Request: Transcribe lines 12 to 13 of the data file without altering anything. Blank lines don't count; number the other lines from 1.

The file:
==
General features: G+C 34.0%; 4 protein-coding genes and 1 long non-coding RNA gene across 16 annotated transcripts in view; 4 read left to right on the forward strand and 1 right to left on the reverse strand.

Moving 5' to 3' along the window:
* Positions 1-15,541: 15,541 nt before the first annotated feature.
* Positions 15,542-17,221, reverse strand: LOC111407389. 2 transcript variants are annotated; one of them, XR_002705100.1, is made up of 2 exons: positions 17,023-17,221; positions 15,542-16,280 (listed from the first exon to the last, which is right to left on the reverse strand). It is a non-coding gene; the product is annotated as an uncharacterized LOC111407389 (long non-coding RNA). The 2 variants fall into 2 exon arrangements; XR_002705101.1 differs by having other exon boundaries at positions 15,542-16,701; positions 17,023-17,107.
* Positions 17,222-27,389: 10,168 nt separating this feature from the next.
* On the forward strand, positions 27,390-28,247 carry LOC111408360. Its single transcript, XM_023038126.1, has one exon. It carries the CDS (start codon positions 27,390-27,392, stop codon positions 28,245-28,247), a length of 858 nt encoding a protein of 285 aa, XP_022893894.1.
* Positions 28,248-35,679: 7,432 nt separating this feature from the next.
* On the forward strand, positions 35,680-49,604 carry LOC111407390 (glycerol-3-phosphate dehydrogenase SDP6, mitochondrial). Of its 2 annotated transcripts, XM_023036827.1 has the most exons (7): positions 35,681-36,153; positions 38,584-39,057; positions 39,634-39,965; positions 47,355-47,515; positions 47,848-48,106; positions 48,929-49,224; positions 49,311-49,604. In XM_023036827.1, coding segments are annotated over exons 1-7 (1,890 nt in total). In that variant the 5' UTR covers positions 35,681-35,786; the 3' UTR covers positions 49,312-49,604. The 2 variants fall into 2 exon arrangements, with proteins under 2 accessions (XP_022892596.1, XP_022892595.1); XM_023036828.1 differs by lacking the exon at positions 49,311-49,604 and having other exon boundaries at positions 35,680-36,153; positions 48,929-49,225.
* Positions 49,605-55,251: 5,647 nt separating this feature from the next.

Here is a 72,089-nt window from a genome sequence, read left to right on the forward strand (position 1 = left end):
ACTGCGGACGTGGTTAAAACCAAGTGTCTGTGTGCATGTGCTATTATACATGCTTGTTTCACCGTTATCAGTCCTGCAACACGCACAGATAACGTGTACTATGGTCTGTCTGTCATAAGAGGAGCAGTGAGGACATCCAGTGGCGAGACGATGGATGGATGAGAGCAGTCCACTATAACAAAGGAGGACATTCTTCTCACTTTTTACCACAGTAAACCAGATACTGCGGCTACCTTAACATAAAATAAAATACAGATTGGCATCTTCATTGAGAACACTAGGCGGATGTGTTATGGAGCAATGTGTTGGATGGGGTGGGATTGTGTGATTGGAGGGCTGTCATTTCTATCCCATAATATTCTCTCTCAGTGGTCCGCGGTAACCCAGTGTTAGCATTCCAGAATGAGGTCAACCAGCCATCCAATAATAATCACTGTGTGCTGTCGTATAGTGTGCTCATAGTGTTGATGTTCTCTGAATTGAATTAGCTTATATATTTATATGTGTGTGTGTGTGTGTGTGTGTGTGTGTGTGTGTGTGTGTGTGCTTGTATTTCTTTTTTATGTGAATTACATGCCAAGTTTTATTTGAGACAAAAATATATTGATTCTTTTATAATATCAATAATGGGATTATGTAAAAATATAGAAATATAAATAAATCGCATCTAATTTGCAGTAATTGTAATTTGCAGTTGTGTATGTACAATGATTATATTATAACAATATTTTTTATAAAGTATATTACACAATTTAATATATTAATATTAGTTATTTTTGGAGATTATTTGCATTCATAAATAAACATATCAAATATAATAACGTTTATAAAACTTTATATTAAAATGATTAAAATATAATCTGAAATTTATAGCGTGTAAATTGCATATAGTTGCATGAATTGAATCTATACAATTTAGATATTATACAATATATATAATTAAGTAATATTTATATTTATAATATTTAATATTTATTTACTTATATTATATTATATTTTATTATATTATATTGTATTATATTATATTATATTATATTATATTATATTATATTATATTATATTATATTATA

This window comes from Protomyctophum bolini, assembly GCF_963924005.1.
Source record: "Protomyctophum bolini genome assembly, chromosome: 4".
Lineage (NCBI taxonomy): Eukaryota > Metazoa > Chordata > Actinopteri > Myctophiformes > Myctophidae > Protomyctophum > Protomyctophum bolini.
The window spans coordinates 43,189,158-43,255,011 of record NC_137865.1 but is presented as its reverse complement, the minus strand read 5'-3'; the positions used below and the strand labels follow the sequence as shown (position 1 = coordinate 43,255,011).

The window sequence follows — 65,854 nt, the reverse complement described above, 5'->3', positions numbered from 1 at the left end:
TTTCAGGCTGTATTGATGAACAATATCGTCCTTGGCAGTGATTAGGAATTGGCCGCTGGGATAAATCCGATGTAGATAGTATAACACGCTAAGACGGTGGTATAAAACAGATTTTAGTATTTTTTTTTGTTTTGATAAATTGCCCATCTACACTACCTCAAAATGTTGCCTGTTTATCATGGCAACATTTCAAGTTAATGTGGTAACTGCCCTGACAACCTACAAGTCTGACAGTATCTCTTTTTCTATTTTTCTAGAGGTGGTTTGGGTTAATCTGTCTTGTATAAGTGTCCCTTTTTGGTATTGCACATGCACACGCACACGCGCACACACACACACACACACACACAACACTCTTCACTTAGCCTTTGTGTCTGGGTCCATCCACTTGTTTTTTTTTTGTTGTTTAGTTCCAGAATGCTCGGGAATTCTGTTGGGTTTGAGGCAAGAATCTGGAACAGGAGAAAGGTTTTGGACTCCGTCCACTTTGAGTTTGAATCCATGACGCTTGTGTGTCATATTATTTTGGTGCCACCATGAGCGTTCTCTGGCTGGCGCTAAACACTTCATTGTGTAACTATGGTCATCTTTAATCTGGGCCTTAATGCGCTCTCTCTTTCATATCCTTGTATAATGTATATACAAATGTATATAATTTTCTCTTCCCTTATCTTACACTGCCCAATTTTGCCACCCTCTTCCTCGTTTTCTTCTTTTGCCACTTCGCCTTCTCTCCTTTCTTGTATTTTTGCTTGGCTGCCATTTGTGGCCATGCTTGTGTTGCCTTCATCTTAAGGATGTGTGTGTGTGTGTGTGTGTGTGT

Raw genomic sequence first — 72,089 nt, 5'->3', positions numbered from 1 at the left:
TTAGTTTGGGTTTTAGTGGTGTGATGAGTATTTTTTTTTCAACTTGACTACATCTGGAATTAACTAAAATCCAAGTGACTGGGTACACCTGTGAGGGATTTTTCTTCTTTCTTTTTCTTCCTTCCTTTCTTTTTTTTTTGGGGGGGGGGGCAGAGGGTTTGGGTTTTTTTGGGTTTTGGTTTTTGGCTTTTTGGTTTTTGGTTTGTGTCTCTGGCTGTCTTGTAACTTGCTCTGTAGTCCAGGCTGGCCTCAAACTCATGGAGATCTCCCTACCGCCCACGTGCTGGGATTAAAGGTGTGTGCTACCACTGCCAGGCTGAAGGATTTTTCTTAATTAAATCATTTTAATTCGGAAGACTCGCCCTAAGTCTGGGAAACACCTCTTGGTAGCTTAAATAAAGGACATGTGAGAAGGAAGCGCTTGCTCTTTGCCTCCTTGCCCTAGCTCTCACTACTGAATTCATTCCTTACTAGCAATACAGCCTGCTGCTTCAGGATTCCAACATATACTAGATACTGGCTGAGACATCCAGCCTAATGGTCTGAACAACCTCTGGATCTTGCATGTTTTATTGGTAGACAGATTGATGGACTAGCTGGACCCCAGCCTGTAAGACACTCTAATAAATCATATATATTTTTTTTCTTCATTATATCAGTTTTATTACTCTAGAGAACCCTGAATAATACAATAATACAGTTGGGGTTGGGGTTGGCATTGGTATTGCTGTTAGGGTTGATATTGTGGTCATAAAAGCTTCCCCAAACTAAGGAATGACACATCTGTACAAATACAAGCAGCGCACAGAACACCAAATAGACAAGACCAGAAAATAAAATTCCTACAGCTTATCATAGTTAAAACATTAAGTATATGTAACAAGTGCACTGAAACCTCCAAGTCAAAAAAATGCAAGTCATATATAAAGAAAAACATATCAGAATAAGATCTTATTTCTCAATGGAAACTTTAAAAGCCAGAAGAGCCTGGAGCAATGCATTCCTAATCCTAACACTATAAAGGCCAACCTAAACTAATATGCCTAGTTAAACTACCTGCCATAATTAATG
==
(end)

This window comes from Protomyctophum bolini, assembly GCF_963924005.1.
Source record: "Protomyctophum bolini genome assembly, chromosome: 4".